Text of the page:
Cellular Biophysics and Modeling

A Primer on the Computational Biology of Excitable Cells

by Greg Conradi Smith

Subject categories
ISBNs
  • 9781107005365
  • 9781108683265
  • 9781108686617
What every neuroscientist should know about the mathematical modeling of excitable cells. Combining empirical physiology and nonlinear dynamics, this text provides an introduction to the simulation and modeling of dynamic phenomena in cell biology and neuroscience. It introduces mathematical modeling techniques alongside cellular electrophysiology. Topics include membrane transport and diffusion, the biophysics of excitable membranes, the gating of voltage and ligand-gated ion channels, intracellular calcium signalling, and electrical bursting in neurons and other excitable cell types. It introduces mathematical modeling techniques such as ordinary differential equations, phase plane, and bifurcation analysis of single-compartment neuron models. With analytical and computational problem sets, this book is suitable for life sciences majors, in biology to neuroscience, with one year of calculus, as well as graduate students looking for a primer on membrane excitability and calcium signalling.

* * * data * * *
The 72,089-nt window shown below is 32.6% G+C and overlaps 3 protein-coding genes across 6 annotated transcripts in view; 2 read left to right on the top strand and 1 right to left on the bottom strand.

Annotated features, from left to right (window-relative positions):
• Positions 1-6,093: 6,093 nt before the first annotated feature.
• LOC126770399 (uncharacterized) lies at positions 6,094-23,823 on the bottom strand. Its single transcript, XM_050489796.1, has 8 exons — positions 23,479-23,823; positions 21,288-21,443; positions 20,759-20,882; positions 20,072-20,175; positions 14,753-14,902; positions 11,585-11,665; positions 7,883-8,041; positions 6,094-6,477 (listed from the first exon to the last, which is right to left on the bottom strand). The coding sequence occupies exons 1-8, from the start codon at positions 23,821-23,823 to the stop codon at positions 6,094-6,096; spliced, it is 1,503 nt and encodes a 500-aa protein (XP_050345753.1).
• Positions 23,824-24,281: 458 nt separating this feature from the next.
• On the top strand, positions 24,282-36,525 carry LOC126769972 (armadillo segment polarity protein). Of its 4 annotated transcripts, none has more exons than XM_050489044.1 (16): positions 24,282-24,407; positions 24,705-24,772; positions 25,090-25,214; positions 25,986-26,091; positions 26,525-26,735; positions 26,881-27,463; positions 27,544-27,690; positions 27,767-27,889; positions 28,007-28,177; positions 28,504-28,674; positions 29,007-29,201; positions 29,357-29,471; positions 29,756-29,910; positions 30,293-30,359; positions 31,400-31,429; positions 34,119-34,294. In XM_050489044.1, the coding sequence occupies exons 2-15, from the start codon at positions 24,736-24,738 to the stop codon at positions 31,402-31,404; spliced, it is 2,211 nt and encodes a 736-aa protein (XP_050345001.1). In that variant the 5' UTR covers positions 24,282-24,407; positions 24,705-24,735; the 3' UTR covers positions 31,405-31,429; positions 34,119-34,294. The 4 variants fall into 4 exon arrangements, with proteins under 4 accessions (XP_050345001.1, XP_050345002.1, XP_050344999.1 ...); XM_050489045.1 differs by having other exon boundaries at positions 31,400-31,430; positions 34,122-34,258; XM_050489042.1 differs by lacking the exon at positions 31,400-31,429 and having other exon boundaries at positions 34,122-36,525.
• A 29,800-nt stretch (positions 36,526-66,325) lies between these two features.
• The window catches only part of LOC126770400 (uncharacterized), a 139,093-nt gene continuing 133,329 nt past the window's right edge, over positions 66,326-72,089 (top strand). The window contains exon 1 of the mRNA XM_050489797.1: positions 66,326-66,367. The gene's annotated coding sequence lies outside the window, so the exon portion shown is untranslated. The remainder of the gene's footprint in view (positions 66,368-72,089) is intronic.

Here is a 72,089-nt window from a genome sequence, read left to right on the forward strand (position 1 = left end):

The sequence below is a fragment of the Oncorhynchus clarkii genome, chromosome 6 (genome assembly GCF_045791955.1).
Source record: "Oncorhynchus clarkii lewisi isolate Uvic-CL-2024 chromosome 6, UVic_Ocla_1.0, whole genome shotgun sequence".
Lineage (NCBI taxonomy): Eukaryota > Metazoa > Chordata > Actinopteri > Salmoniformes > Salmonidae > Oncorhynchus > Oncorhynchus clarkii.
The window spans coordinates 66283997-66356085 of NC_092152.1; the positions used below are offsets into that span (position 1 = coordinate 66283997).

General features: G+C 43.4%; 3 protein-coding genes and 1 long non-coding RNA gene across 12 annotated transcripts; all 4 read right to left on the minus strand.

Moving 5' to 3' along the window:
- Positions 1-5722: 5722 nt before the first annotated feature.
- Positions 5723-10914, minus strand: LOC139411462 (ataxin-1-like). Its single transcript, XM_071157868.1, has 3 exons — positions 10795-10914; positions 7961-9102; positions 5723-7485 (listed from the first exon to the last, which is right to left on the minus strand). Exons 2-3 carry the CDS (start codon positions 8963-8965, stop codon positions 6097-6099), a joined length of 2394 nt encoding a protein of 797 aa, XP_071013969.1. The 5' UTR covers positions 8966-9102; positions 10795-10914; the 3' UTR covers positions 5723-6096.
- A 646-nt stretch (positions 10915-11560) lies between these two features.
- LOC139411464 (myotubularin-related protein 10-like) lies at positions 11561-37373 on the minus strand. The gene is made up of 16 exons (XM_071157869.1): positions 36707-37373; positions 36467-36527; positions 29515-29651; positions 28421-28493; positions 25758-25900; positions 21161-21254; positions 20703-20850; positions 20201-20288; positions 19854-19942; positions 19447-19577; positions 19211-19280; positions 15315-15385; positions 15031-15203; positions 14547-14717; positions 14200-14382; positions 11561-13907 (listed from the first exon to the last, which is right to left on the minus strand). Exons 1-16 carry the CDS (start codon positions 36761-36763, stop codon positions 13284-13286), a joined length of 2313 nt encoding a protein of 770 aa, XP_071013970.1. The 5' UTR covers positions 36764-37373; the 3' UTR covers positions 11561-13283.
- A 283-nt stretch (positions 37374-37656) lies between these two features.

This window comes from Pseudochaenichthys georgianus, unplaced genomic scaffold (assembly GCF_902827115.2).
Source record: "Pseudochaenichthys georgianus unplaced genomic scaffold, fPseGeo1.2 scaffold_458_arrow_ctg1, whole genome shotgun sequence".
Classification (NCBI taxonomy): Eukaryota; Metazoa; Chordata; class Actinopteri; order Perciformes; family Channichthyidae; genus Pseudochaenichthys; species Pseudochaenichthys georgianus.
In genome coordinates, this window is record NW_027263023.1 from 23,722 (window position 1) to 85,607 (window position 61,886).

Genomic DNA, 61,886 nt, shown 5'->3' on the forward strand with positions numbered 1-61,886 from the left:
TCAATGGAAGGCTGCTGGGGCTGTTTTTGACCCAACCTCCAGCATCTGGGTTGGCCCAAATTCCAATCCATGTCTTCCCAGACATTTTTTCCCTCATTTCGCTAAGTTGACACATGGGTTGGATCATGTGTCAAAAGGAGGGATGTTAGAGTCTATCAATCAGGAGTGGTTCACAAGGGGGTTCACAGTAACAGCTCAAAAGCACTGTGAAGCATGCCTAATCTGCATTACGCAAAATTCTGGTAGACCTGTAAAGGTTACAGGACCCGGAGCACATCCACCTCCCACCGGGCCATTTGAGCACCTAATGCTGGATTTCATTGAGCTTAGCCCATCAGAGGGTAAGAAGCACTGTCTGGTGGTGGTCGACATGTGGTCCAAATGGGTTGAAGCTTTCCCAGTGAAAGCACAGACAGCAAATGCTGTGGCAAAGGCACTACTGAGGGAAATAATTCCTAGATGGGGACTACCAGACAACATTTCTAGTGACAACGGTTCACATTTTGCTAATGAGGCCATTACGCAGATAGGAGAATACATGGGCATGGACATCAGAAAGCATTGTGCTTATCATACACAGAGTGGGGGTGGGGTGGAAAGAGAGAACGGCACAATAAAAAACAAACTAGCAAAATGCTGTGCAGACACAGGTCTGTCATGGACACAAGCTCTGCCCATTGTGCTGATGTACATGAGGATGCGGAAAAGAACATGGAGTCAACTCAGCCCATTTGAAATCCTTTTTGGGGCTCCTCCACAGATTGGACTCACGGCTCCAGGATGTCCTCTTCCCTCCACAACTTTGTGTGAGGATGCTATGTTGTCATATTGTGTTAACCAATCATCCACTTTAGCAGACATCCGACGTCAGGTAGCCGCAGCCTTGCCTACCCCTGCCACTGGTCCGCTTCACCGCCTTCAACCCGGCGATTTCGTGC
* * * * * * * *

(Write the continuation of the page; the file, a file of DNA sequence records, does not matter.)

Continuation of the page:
• Cambridge University Press; March 2019
  • ISBN: 9781108683265
  • Read online, or download in secure PDF or secure ePub format
  • Title: Cellular Biophysics and Modeling
  • Author: Greg Conradi Smith
  • Imprint: Cambridge University Press
Subject categories
ISBNs
  • 9781107005365
  • 9781108683265
  • 9781108686617

In The Press

'In this text, Conradi Smith does an excellent job of teaching students with no mathematical training beyond calculus how to use differential equations to understand the basic principles of cell physiology and excitability. He skilfully walks students through the steps of modeling and analysis, all the while working to develop intuition and insight into how things work. His emphasis on computational methods for solution as well as graphical and geometrical means for interpretation enables him to communicate complex ideas in understandable ways. Furthermore, his patience and attention to detail will be appreciated by those students who have not had extensive exposure to the art of mathematical modeling. This text is a wonderful addition to the mathematical biology textbook literature.' James P. Keener, University of Utah